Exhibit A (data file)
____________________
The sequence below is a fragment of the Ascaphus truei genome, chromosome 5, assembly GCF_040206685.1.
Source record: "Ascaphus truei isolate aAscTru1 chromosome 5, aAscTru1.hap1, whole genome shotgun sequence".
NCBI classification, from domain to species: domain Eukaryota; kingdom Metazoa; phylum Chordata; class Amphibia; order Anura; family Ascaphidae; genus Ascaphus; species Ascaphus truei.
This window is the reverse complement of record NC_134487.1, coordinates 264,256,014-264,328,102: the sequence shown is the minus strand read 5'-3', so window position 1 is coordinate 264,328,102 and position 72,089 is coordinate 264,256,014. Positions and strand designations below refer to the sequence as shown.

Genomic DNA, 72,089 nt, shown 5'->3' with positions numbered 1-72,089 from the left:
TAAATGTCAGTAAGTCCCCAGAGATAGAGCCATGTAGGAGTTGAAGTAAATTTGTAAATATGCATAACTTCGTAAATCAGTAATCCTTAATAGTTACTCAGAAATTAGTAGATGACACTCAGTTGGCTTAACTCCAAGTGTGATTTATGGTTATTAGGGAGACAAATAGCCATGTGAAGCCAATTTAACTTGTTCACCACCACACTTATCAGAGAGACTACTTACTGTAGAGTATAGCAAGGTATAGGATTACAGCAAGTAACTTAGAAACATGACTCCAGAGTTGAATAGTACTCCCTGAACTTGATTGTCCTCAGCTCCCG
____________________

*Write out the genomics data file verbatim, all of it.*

The sequence below is a fragment of the Ascaphus truei genome, chromosome 5, assembly GCF_040206685.1.
Source record: "Ascaphus truei isolate aAscTru1 chromosome 5, aAscTru1.hap1, whole genome shotgun sequence".
NCBI classification, from domain to species: domain Eukaryota; kingdom Metazoa; phylum Chordata; class Amphibia; order Anura; family Ascaphidae; genus Ascaphus; species Ascaphus truei.
This window is the reverse complement of record NC_134487.1, coordinates 264,256,014-264,328,102: the sequence shown is the minus strand read 5'-3', so window position 1 is coordinate 264,328,102 and position 72,089 is coordinate 264,256,014. Positions and strand designations below refer to the sequence as shown.

Genomic DNA, 72,089 nt, shown 5'->3' with positions numbered 1-72,089 from the left:
TAAATGTCAGTAAGTCCCCAGAGATAGAGCCATGTAGGAGTTGAAGTAAATTTGTAAATATGCATAACTTCGTAAATCAGTAATCCTTAATAGTTACTCAGAAATTAGTAGATGACACTCAGTTGGCTTAACTCCAAGTGTGATTTATGGTTATTAGGGAGACAAATAGCCATGTGAAGCCAATTTAACTTGTTCACCACCACACTTATCAGAGAGACTACTTACTGTAGAGTATAGCAAGGTATAGGATTACAGCAAGTAACTTAGAAACATGACTCCAGAGTTGAATAGTACTCCCTGAACTTGATTGTCCTCAGCTCCCG